"Democrats criticized the brevity of Bush's remarks and sought to blame him for much of the crisis. House Speaker Nancy Pelosi (D-Calif.) said that the meltdown was due to the administration's 'failed policies' on the economy and financial markets and suggested that Bush had failed to offer sufficient leadership during this week's dramatic market turmoil.

"'We wondered if he was ever going to come out of hiding on this subject,' Pelosi said. 'He came out in one minute and said very little. What was expected was an explanation to the American people of what is happening because it has a direct impact on their lives.' . . .

"Leon E. Panetta, who was chief of staff to President Bill Clinton (D), said Bush 'appears to be AWOL' on the economic collapse. 'When there is what I would call an economic 9/11 crisis on our hands, it is really important to try to restore confidence with the American people,' he said. 'The fact is that people hired him for that job; they didn't hire Hank Paulson.'

"White House aides bristle at such criticism. . . .

"'Democrats will be critical no matter what we do,' said White House spokesman Tony Fratto."

Sheryl Gay Stolberg writes in the New York Times: "In the increasingly surreal world of the White House, the appearance was a sign that all pretense of normalcy is gone. All week long, with Wall Street engulfed by what analysts are calling the worst financial crisis since the Great Depression, President Bush had mostly stayed out of sight, except when trying to maintain the fa├žade of business as usual.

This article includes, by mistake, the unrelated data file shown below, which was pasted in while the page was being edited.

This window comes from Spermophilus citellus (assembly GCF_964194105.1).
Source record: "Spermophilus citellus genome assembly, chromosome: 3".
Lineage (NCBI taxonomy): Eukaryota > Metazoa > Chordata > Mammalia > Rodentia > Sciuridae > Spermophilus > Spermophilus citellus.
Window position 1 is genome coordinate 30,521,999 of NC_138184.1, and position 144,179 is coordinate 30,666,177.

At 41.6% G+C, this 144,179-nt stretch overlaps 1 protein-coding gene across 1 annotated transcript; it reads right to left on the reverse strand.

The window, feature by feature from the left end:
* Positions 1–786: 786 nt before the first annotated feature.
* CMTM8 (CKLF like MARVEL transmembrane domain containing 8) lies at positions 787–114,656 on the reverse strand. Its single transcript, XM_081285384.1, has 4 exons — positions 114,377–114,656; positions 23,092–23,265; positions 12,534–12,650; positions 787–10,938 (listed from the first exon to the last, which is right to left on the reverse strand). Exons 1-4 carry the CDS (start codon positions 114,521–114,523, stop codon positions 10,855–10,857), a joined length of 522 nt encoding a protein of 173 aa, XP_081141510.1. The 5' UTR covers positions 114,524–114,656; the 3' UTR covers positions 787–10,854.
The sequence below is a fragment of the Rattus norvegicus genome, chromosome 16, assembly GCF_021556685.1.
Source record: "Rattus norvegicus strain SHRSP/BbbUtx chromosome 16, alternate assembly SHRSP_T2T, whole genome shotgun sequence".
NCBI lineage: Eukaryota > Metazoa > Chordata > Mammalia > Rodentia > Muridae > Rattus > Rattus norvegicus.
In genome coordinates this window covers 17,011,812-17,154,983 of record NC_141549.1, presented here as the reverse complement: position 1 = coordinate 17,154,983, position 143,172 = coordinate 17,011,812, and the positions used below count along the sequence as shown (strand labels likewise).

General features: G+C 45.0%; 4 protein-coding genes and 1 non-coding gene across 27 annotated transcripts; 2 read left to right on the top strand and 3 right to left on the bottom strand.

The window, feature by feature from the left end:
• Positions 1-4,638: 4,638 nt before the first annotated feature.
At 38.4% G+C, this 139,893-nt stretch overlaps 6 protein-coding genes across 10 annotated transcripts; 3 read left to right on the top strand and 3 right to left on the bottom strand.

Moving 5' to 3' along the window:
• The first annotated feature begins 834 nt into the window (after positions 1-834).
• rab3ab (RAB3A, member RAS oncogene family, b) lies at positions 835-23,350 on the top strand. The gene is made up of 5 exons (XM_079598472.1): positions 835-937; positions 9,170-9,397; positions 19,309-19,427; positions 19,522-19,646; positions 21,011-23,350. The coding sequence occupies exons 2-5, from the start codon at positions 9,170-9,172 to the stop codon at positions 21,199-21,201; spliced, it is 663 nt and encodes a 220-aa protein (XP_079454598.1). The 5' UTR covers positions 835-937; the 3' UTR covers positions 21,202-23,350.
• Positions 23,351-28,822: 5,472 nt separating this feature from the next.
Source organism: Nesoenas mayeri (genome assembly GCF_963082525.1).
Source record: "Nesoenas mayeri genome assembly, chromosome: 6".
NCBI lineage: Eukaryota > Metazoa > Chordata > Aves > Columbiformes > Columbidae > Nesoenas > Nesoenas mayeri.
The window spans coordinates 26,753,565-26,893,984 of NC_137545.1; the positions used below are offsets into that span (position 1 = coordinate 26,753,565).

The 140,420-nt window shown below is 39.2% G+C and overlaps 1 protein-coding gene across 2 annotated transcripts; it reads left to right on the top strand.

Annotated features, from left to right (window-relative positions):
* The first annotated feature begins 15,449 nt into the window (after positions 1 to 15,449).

"To be sure, other presidents, most recently Mr. Bush's predecessor, Bill Clinton, have been careful about what they say in public when Wall Street is in turmoil. But by all outward appearances, Mr. Bush has been reduced this week to almost a bit player in his own government."

Ben Feller writes for the Associated Press that it's been "[n]ot exactly a week of limited government. Just limited public involvement by Bush."

Matt Spetalnick writes for Reuters: " Mindful of his low approval ratings, President George W. Bush has sometimes likened himself to Harry Truman, an unpopular president when he left office and now admired for his handling of the Cold War.

"But in the grips of what some experts are calling a once-in-a-century financial meltdown, Bush could soon find himself struggling to avoid comparisons to a very different president -- Herbert Hoover, who presided at the start of the Great Depression. . . .

"'The question is, on whose watch did this whole mess happen?' said Terry Madonna, a political historian at Franklin and Marshall College in Pennsylvania. 'Where was the financial regulation? Where was the oversight? Where were you?' . . .

"'Bush's response to the financial crisis has been Katrina-esque,' said Douglas Brinkley, a political scientist at Rice University in Houston, referring to the widespread perception the president was out of touch with the situation when Hurricane Katrina devastated New Orleans in 2005.

"'It's a very fast world and we look for a president to step out in public and get ahead of events. Instead we get delays and wishful thinking,' said Brinkley."